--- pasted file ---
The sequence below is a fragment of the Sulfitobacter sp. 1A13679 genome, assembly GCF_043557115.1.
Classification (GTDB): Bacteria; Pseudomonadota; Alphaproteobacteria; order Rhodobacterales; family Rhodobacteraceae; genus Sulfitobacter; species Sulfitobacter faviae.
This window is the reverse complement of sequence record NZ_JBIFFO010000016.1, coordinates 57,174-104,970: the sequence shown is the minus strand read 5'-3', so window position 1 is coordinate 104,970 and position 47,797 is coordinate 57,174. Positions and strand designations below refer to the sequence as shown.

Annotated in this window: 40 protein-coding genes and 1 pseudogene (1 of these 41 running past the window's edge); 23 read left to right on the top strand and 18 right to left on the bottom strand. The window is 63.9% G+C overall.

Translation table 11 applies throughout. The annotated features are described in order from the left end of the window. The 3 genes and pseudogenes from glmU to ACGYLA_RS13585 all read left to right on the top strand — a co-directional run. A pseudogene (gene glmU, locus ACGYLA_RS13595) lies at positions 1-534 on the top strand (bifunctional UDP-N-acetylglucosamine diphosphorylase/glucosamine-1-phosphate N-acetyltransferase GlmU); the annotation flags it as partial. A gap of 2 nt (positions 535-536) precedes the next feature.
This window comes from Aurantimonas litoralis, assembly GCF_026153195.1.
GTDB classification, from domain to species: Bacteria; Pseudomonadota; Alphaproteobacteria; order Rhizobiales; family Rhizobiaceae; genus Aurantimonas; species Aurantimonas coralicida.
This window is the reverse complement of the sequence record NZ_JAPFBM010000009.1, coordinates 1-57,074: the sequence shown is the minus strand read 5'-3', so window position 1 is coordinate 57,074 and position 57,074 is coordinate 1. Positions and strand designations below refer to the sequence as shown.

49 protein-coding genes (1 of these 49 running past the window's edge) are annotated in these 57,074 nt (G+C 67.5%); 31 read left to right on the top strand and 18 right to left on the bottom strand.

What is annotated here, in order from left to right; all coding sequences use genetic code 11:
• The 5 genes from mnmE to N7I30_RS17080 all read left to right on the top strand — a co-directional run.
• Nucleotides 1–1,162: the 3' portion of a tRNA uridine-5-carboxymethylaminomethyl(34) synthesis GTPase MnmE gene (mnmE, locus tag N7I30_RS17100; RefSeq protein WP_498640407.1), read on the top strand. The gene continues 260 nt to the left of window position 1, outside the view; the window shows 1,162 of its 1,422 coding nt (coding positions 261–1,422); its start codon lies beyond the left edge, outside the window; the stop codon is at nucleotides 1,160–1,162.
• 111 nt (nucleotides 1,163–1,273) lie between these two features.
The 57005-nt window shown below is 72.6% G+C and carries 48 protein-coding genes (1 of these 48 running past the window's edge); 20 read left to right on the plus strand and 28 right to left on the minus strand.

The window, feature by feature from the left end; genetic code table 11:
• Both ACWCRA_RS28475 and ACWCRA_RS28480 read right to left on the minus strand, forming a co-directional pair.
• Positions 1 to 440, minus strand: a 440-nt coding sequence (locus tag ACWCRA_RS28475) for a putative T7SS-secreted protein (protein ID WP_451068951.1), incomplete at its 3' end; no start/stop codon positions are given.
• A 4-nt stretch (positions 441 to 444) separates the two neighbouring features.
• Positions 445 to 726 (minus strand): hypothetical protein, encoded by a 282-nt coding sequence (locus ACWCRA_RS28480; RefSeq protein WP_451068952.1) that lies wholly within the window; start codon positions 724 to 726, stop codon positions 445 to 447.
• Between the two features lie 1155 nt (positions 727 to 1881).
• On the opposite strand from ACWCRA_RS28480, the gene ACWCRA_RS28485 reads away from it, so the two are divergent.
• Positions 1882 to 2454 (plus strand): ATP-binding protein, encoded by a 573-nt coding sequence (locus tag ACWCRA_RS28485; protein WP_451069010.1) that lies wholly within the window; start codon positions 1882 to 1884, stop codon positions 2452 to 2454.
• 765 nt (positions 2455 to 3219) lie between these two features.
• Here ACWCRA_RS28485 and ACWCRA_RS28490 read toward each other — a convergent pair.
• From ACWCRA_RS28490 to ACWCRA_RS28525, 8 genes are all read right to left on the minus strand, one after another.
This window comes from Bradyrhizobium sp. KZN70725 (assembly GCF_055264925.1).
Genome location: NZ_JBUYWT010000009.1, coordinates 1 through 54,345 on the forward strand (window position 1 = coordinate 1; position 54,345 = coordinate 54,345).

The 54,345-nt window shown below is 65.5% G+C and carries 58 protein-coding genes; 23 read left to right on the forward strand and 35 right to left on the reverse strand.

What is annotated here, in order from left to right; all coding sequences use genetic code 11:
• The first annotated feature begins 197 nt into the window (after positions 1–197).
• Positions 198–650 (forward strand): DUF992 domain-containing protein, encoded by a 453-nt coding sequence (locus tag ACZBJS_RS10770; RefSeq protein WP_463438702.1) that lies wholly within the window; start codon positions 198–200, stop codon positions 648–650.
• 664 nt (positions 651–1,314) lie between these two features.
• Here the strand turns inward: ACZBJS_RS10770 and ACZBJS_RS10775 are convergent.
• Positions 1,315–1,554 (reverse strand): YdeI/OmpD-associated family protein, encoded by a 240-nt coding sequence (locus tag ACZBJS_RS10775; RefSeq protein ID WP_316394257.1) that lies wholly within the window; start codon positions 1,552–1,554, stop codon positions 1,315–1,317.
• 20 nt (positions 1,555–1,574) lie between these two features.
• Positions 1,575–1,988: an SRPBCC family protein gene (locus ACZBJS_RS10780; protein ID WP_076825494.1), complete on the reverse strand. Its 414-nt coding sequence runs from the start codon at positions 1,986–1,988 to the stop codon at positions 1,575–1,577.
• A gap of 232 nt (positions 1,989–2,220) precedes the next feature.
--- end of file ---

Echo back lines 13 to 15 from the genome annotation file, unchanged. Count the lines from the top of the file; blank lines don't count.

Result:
• 111 nt (nucleotides 1,163–1,273) lie between these two features.
The 57005-nt window shown below is 72.6% G+C and carries 48 protein-coding genes (1 of these 48 running past the window's edge); 20 read left to right on the plus strand and 28 right to left on the minus strand.

The window, feature by feature from the left end; genetic code table 11: